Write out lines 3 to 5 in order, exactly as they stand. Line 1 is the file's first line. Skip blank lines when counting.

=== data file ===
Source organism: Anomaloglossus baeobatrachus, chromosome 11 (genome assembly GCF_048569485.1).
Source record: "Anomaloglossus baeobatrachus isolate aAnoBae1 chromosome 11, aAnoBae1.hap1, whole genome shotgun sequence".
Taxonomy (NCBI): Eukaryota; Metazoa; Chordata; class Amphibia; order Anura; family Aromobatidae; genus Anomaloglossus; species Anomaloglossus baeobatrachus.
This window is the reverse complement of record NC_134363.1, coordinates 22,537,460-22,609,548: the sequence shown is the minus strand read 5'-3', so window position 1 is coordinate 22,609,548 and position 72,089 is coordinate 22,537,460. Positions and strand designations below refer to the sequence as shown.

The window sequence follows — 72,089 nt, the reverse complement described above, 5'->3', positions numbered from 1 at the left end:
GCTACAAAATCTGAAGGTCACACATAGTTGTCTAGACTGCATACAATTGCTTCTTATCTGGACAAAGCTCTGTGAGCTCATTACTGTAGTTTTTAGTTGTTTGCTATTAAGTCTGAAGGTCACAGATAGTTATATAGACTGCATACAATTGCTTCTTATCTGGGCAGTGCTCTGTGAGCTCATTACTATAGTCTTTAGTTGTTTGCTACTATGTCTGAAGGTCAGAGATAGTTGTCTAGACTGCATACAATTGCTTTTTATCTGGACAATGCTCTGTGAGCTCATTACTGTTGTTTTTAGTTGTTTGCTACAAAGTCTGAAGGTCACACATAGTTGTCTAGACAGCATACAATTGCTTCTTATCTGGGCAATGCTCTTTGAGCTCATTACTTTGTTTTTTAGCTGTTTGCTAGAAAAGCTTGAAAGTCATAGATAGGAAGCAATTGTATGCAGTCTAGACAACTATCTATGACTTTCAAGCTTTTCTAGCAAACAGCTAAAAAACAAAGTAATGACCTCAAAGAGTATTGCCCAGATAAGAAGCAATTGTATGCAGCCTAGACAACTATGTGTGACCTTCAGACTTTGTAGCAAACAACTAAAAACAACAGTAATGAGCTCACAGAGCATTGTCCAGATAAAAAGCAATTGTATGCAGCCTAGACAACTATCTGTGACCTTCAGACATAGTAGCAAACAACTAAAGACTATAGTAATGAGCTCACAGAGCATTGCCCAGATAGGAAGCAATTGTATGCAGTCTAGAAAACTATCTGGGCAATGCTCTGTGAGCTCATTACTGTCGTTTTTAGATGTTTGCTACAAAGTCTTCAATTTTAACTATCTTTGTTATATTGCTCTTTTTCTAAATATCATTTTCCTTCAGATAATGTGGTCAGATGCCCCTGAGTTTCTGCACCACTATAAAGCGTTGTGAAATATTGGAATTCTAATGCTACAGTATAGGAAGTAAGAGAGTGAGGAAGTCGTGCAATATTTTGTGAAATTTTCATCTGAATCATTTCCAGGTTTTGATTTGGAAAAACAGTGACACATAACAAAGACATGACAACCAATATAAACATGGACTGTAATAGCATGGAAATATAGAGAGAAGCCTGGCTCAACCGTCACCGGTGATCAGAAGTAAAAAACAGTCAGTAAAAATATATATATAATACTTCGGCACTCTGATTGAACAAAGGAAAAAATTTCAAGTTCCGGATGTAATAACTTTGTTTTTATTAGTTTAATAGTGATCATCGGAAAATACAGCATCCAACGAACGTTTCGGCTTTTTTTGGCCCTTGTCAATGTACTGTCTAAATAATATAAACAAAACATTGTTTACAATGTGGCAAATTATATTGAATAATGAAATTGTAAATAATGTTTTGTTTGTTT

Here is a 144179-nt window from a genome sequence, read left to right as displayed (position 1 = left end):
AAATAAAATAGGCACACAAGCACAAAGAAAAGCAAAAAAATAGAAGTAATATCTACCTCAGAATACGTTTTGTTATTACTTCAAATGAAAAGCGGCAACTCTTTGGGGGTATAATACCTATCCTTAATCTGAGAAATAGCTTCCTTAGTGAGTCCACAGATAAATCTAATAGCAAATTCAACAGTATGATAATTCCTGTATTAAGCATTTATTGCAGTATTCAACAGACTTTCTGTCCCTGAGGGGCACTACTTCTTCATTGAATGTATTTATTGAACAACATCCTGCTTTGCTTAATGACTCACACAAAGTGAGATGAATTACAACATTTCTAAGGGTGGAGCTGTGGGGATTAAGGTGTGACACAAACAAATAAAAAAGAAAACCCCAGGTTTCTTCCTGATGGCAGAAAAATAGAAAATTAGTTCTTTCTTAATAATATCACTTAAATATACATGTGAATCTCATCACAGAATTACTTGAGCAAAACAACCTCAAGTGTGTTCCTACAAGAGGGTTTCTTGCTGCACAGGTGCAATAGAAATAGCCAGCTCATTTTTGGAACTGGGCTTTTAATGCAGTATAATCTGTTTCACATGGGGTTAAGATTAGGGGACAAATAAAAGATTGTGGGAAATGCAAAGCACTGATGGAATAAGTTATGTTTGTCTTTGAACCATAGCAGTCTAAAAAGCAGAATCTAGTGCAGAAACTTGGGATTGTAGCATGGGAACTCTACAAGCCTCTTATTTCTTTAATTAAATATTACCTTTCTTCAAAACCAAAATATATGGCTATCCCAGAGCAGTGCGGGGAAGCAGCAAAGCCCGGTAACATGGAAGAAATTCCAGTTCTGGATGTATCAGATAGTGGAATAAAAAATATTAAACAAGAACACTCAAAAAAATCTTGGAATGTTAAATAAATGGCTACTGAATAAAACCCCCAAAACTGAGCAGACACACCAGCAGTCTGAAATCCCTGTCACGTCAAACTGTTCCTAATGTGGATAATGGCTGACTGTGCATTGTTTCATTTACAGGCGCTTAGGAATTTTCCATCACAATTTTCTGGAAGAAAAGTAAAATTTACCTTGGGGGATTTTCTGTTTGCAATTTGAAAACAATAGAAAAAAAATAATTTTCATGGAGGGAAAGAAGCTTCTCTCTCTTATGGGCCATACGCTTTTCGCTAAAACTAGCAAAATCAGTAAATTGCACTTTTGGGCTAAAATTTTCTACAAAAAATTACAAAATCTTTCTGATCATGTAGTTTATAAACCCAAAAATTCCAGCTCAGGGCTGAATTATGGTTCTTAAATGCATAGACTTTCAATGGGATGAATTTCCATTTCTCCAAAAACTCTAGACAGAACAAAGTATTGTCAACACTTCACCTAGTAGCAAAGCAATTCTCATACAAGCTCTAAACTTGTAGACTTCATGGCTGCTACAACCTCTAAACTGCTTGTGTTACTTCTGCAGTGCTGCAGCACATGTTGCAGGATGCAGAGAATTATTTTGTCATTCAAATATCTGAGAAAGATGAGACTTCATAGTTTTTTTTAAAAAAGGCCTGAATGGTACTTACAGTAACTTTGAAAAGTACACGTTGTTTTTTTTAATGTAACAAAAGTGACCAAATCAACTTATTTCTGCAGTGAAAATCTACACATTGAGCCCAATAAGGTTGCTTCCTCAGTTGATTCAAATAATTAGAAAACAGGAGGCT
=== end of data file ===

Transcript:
Taxonomy (NCBI): Eukaryota; Metazoa; Chordata; class Amphibia; order Anura; family Aromobatidae; genus Anomaloglossus; species Anomaloglossus baeobatrachus.
This window is the reverse complement of record NC_134363.1, coordinates 22,537,460-22,609,548: the sequence shown is the minus strand read 5'-3', so window position 1 is coordinate 22,609,548 and position 72,089 is coordinate 22,537,460. Positions and strand designations below refer to the sequence as shown.

The window sequence follows — 72,089 nt, the reverse complement described above, 5'->3', positions numbered from 1 at the left end: